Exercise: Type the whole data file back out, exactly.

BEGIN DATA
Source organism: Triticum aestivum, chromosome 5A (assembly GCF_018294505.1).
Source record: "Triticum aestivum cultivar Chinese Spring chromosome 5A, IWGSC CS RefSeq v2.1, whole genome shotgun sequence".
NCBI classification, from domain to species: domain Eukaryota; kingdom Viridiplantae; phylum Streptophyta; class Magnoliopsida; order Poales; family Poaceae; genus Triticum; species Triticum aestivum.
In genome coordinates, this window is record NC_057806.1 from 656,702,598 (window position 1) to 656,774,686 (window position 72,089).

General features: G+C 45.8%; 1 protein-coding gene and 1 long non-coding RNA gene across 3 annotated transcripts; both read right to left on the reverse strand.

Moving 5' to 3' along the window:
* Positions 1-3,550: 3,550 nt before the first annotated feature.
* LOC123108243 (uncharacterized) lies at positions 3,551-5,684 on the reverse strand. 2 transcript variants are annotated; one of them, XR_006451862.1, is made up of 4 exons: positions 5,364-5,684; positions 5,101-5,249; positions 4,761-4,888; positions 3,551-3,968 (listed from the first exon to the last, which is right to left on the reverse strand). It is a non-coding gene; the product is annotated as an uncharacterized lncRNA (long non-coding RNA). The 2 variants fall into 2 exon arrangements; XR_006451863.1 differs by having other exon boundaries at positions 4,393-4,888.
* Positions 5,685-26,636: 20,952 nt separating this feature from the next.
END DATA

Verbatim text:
Source organism: Triticum aestivum, chromosome 5A (assembly GCF_018294505.1).
Source record: "Triticum aestivum cultivar Chinese Spring chromosome 5A, IWGSC CS RefSeq v2.1, whole genome shotgun sequence".
NCBI classification, from domain to species: domain Eukaryota; kingdom Viridiplantae; phylum Streptophyta; class Magnoliopsida; order Poales; family Poaceae; genus Triticum; species Triticum aestivum.
In genome coordinates, this window is record NC_057806.1 from 656,702,598 (window position 1) to 656,774,686 (window position 72,089).

General features: G+C 45.8%; 1 protein-coding gene and 1 long non-coding RNA gene across 3 annotated transcripts; both read right to left on the reverse strand.

Moving 5' to 3' along the window:
* Positions 1-3,550: 3,550 nt before the first annotated feature.
* LOC123108243 (uncharacterized) lies at positions 3,551-5,684 on the reverse strand. 2 transcript variants are annotated; one of them, XR_006451862.1, is made up of 4 exons: positions 5,364-5,684; positions 5,101-5,249; positions 4,761-4,888; positions 3,551-3,968 (listed from the first exon to the last, which is right to left on the reverse strand). It is a non-coding gene; the product is annotated as an uncharacterized lncRNA (long non-coding RNA). The 2 variants fall into 2 exon arrangements; XR_006451863.1 differs by having other exon boundaries at positions 4,393-4,888.
* Positions 5,685-26,636: 20,952 nt separating this feature from the next.